Somatic mosaicism for a known pathogenic loss of function GLA variant was reported previously in a 58 year old male who presented with features consistent with hypertrophic cardiomyopathy, proteinuria and mild renal impairment [20]. The similarity in the presentation and age of onset in this individual highlights that somatic mosaicism for pathogenic GLA variants may preferentially present with hypertrophic cardiomyopathy. In this mosaic individual, the alpha-galactosidase level in blood was below the normal range at 0.7 mmol/L/h (2.0–11.7) [20].
The diagnosis of Fabry disease in the proband excludes any increased risk for his son and the need for clinical or genetic testing in him. It is important to note that if he had a daughter she would have been at increased—but not at obligate—risk of inheriting the variant allele as he is mosaic for this. The absence of a family history of Fabry disease is consistent with the identification of mosaicism, a de novo post zygotic event, in the proband. We excluded the proband being a chimera (a single organism composed of two or more different populations of genetically distinct cells that originated in different zygotes) compared to being a mosaic (a mixture of two cell lines in one organism originating in one zygote), as there was no evidence of biallelic variants of LAMP2 and FHL1, the other X-linked genes on the gene panel.
We considered the possibility of revertant mosaicism, i.e., that the proband inherited the pathogenic variant from his mother, but that the variant allele was replaced by the wild type allele in a proportion of cells following fertilization [21]. To date, revertant mosaicism has not been reported in Fabry disease. Despite no history of heart problems or clinical features consistent with Fabry disease in the mother, we undertook genetic testing in one of the proband’s female siblings (II-2), which was a wild type for the variant. An alternative explanation for the identification of two GLA alleles in a male resulting in a milder clinical phenotype would be sex chromosome aneuploidy, but this was excluded by QF-PCR.
Generally, the preferred approach for diagnosis of Fabry disease in males if there is no previous family history, is enzyme and biomarker analysis followed by DNA sequencing of GLA if high clinical suspicion remains. However, if there is a known familial genotype, then a DNA analysis of GLA is recommended as the first line test. Enzyme level analysis is not the preferred approach to diagnose Fabry disease in females, as the levels can often be normal despite obligate affected status. This may be due to variable X-inactivation in some tissues. Our proband exhibits a phenotype more in keeping with a heterozygote female where single organ disease is more common, compared to male hemizygotes who exhibit younger age of symptom onset and a broader spectrum of organ system involvement [2,8].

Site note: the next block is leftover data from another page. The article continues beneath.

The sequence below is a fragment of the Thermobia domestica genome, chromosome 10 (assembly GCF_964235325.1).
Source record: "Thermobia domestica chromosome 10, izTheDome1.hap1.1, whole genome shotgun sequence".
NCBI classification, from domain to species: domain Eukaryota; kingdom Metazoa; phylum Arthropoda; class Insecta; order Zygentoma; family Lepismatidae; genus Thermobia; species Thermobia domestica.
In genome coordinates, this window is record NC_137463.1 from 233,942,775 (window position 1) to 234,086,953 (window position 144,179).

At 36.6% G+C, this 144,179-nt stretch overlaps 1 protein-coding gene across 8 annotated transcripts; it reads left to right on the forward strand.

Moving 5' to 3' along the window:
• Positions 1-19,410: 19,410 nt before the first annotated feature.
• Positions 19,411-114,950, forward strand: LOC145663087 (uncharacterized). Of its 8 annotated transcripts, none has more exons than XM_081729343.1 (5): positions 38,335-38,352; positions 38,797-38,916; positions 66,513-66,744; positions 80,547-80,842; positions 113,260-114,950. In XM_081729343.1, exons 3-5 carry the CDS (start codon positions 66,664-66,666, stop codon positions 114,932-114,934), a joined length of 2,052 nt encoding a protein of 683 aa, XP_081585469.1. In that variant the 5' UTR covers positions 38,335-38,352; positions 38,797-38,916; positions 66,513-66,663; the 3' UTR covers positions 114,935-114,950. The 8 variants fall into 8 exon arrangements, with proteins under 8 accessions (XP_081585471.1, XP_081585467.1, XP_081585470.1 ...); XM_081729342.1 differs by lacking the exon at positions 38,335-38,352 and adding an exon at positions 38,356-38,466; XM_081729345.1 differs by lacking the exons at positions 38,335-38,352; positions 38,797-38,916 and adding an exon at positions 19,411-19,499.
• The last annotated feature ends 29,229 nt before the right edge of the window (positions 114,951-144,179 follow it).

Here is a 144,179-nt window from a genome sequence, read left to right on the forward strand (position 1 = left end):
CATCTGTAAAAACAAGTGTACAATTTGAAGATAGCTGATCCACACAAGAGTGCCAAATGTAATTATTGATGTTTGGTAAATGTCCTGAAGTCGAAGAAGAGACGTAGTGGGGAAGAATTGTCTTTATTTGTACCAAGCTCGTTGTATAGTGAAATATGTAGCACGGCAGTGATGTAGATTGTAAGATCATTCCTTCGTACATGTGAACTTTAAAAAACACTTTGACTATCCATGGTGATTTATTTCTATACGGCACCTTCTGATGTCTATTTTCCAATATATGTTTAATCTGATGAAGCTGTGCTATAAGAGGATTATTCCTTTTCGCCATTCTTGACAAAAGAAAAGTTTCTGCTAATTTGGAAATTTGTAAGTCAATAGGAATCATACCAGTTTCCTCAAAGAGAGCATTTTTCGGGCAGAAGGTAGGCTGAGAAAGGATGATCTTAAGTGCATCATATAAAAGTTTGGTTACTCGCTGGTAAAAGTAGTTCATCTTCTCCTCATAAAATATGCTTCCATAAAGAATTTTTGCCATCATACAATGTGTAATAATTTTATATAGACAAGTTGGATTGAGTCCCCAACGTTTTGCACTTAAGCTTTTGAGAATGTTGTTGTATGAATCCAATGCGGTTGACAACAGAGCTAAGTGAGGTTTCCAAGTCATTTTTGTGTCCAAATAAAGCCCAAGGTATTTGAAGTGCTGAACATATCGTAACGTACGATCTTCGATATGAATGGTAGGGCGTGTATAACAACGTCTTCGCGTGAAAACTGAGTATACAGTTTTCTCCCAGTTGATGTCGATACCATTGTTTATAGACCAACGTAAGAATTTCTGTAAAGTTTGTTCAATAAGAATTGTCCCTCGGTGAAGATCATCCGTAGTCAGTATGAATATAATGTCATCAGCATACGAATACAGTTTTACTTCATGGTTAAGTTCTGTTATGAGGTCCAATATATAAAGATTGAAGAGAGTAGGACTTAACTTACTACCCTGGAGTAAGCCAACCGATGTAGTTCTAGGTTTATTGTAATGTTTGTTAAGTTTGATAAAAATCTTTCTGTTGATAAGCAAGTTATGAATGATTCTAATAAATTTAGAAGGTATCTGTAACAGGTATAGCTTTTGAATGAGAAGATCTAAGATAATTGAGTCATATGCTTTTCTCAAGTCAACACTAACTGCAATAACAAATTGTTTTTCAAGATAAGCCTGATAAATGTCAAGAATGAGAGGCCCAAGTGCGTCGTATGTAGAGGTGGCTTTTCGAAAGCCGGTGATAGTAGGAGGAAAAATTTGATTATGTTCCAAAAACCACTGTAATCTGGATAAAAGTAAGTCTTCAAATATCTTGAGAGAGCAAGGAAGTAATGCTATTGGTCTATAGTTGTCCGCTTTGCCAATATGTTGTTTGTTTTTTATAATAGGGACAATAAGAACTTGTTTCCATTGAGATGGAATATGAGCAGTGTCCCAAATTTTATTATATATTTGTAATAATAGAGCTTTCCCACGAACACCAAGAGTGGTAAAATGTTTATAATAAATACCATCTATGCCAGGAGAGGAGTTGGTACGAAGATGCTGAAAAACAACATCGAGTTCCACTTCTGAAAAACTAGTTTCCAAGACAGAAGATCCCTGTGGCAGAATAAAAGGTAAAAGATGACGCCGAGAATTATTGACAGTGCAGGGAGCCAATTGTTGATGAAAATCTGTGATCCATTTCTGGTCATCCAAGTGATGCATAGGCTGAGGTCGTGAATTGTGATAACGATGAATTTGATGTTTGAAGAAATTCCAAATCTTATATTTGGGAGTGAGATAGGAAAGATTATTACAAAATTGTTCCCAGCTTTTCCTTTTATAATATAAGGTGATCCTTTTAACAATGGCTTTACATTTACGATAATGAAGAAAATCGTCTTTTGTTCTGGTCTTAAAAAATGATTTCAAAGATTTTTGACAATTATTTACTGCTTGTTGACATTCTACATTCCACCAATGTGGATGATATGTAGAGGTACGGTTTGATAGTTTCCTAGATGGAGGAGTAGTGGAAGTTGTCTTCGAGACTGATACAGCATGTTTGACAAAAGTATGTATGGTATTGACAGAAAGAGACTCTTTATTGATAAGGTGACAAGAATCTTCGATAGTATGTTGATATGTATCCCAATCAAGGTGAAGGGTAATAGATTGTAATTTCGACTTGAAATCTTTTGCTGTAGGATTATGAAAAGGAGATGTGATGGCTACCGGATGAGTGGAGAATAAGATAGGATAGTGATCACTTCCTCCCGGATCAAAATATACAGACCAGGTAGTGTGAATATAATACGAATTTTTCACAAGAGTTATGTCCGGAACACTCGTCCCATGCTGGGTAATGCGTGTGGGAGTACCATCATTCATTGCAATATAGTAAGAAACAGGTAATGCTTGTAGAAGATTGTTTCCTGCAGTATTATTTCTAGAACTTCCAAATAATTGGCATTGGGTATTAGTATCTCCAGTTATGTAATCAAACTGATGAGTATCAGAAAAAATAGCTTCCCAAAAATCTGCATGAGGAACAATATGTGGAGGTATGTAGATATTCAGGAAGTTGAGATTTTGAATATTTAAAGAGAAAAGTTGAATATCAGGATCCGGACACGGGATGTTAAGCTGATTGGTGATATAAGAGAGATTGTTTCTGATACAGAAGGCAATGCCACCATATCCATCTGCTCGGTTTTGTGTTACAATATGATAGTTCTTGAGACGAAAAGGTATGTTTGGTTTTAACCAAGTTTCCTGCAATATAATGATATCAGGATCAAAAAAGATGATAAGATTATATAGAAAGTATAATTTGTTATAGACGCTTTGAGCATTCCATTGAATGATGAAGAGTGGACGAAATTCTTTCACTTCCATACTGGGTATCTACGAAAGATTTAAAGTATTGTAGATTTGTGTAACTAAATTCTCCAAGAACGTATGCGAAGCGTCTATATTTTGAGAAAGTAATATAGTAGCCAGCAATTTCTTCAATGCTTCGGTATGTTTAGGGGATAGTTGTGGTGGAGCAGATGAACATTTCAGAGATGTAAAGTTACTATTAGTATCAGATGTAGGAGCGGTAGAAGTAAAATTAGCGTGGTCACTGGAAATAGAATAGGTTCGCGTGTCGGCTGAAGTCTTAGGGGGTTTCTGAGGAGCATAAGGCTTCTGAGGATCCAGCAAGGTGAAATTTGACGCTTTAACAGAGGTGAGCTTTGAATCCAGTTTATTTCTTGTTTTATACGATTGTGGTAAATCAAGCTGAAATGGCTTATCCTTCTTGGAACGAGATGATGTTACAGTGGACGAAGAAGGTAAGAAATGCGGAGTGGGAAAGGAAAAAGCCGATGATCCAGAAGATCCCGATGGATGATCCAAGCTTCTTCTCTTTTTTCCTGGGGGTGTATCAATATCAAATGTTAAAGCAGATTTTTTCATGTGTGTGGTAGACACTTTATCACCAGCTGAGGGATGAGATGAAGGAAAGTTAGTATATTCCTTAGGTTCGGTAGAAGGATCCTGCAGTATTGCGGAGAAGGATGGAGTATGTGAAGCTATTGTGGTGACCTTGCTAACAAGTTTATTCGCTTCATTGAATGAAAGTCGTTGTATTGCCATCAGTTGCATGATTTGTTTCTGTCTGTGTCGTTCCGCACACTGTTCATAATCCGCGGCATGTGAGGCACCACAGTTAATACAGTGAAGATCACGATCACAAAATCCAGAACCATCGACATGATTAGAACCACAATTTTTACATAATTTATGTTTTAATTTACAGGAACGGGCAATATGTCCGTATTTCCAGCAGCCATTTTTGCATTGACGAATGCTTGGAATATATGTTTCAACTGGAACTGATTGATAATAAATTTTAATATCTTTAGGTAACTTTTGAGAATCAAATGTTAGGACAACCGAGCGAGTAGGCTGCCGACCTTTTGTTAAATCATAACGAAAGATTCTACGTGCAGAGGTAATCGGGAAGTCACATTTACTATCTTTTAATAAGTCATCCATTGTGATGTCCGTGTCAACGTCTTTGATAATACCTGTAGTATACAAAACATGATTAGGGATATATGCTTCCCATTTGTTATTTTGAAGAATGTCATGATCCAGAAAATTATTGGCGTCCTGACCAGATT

We recommend that males with cardiomyopathy, especially with imaging changes characteristic of Fabry disease, should not have the diagnosis excluded entirely on the basis of a normal enzyme assay, but should consider more detailed biochemical testing, including lyso-Gb3 or genetic testing to determine if mosaicism is present. Such diagnoses will have a profound impact for the affected individuals and their family members.

Supplementary Materials

The following are available online at https://www.mdpi.com/2035-8148/11/1/1/s1, Table S1: Genes associated with HCM screened by NGS, Video S1: Cardiac MRI functional assessment using Steady State Free Precession (SSFP) cine in the three chamber view. Video S2: Cardiac MRI functional assessment using Steady State Free Precession (SSFP) cine in the horizontal long axis view, Video S3: Cardiac MRI functional assessment using Steady State Free Precession (SSFP) cine in left ventricular mid-ventricular short axis view.

Author Contributions

Conceptualization, W.G.N.; methodology, M.X., C.O., J.E., A.W., H.J.C., K.T., M.S., and W.G.N.; formal analysis, J.E., A.W., H.J.C., and K.T.; investigation, S.D., C.C., P.W., C.M., M.S., and A.J.; data curation M.X., C.O., J.E., A.W., H.J.C., K.T., M.S., A.J., and W.G.N.; writing—original draft preparation, M.X., C.O., and W.G.N.; writing—review and editing, all authors. All authors have read and agreed to the published version of the manuscript.

Funding

This research received no external funding.

Institutional Review Board Statement

The study was conducted according to the guidelines of the Declaration of Helsinki, and approved by the South Manchester Ethics Committee (11/H10003/3, approved 2011).

Informed Consent Statement

Informed consent was obtained from all subjects involved in the study.

Data Availability Statement

The data presented in this study are available on request from the corresponding author. The data are not publicly available due to ethical restrictions.

Acknowledgments

We thank the patient for his agreement to participate. W.G.N. is supported by the Manchester NIHR BRC (IS-BRC-1215-20007).

Conflicts of Interest

The authors declare no conflict of interest.

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Figure 1. Family pedigree.
Figure 1. Family pedigree.
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Figure 2. A 12-lead electrocardiogram demonstrating sinus rhythm, normal axis, preterminal negative T waves in I, avL, V4-V6, RS conversion in V3/V4 and ST-segment depression in V5 and V6, reflecting anterolateral repolarisation abnormalities.